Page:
Sunday, June 7, 2009

Don't treat us as 'cash cow', say Indian rallyists

MELBOURNE: Appealing to the Australian government to stop treating them like `cash cow', about 2,000 Indian students and community members gathered at the Sydney Town Hall Sunday morning to voice their concern over growing violence and inequality towards them.

The Federation of Indian Students in Australia, which had until two days ago said it would not extend support to the rally, changed its position and assumed leadership of the small groups of students from various universities in Sydney.

``A lot of SMSes had been sent to the students about the rally and it had become difficult to cancel it,'' said Sumit Purdani, the federation'srepresentative in Sydney.

He said initially there were between 1,000 and 1,500 people at the Town Hall and the police blocked the main George Street. ``As the numbers kept swelling we decided in consultation with the police to move the venue to sprawling Hyde Park nearby,'' Purdani said. As a result, hundreds of students who arrived late were left stranded at the Town Hall.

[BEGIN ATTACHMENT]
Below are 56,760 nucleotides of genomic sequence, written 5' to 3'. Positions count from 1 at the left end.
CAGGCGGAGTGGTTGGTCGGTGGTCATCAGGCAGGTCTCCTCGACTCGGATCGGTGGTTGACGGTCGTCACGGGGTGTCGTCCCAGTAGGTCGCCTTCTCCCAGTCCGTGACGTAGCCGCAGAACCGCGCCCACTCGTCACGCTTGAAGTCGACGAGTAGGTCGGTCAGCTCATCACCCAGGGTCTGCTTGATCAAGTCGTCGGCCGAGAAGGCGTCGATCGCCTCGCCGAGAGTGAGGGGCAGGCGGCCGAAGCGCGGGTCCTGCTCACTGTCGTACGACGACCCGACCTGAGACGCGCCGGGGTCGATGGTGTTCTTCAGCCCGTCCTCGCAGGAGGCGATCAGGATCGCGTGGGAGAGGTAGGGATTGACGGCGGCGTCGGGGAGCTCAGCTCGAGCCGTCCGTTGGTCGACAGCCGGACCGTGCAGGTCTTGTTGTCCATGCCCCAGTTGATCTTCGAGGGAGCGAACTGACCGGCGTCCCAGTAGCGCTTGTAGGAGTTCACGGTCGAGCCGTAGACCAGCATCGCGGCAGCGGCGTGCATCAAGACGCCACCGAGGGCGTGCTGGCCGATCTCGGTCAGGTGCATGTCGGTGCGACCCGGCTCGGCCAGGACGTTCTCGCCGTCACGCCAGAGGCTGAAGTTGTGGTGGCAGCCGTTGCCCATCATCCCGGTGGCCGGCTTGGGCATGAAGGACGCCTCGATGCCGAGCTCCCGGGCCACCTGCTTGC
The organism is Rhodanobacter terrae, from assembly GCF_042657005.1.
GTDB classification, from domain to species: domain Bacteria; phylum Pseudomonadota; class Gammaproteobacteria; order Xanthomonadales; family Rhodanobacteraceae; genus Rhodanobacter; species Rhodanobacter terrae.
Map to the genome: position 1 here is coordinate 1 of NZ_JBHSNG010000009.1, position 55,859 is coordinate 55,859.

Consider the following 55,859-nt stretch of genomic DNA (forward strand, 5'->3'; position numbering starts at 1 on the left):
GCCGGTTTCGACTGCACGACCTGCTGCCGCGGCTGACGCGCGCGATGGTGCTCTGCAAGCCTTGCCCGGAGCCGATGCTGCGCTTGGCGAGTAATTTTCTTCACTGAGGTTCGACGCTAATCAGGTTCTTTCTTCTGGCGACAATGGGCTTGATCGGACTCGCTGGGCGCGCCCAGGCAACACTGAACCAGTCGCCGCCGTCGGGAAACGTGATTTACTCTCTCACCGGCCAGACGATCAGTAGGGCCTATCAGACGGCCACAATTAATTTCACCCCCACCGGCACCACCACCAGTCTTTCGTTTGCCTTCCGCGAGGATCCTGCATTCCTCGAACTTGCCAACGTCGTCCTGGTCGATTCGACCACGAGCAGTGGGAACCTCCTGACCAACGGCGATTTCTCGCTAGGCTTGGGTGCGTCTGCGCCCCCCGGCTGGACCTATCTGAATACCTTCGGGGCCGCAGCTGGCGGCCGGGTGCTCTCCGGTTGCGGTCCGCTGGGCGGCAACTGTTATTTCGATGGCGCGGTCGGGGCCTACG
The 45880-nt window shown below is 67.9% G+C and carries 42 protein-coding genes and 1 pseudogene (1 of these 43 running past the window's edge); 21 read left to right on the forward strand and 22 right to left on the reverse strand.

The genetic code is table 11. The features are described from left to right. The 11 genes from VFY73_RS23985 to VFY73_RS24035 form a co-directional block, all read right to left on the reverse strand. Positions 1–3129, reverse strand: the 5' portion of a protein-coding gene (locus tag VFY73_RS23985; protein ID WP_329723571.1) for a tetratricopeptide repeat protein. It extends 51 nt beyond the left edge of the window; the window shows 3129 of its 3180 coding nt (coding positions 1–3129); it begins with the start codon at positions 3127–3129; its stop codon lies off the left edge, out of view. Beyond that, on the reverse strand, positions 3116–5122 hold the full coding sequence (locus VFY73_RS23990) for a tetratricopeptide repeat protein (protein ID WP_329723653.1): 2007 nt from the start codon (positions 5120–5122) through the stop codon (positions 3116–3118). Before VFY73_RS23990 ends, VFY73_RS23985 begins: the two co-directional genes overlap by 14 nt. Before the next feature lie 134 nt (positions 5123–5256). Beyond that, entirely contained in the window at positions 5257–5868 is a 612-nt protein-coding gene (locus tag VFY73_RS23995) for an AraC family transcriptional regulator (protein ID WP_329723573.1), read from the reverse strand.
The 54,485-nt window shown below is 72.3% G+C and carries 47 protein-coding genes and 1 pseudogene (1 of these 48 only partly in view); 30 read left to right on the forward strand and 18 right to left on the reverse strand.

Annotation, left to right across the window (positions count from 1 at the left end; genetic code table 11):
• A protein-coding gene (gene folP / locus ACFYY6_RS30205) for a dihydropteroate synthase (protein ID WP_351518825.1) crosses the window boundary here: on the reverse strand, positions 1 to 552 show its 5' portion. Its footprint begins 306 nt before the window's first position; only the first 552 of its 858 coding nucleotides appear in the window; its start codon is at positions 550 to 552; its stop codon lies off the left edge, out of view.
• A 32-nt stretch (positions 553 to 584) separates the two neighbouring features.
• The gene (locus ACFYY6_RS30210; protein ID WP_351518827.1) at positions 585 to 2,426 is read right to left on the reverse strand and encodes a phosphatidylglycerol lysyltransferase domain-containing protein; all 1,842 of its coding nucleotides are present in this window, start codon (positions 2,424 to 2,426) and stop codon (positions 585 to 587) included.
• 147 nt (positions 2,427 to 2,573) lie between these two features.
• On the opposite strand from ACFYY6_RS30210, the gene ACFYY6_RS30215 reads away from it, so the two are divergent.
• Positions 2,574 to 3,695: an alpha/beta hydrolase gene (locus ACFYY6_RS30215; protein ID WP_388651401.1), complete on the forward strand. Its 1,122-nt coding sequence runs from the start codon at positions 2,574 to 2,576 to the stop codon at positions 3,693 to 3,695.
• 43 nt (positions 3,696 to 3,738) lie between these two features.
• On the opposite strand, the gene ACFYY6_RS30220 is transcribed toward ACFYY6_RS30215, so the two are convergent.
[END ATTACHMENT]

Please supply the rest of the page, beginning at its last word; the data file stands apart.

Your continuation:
Asked what they had achieved since action has already been taken by the state and federal governments, Purdani said the aim was to garner public support and make the people aware of the plight of Indian students. The rally was peaceful, he added.

At the rally, National Union of Students president David Barrow said the government policy towards foreign students was ``discriminatory''. ``For too long, the education sector and the government have treated international students like cash cow, not like human beings,' Barrow said.

He said overseas university student fees were rising, landlords and employers were taking advantage and they can't survive under visas limits of a maximum of 20 hours of work a week. ``It is not acceptable to have 10 or 15 students crammed into an apartment being charged $150 a week (each),'' Barrow said.

The students also called for Australia's education and immigration policy to be overhauled so overseas students are protected from dodgy landlords and employers and receive the same benefits as domestic students.

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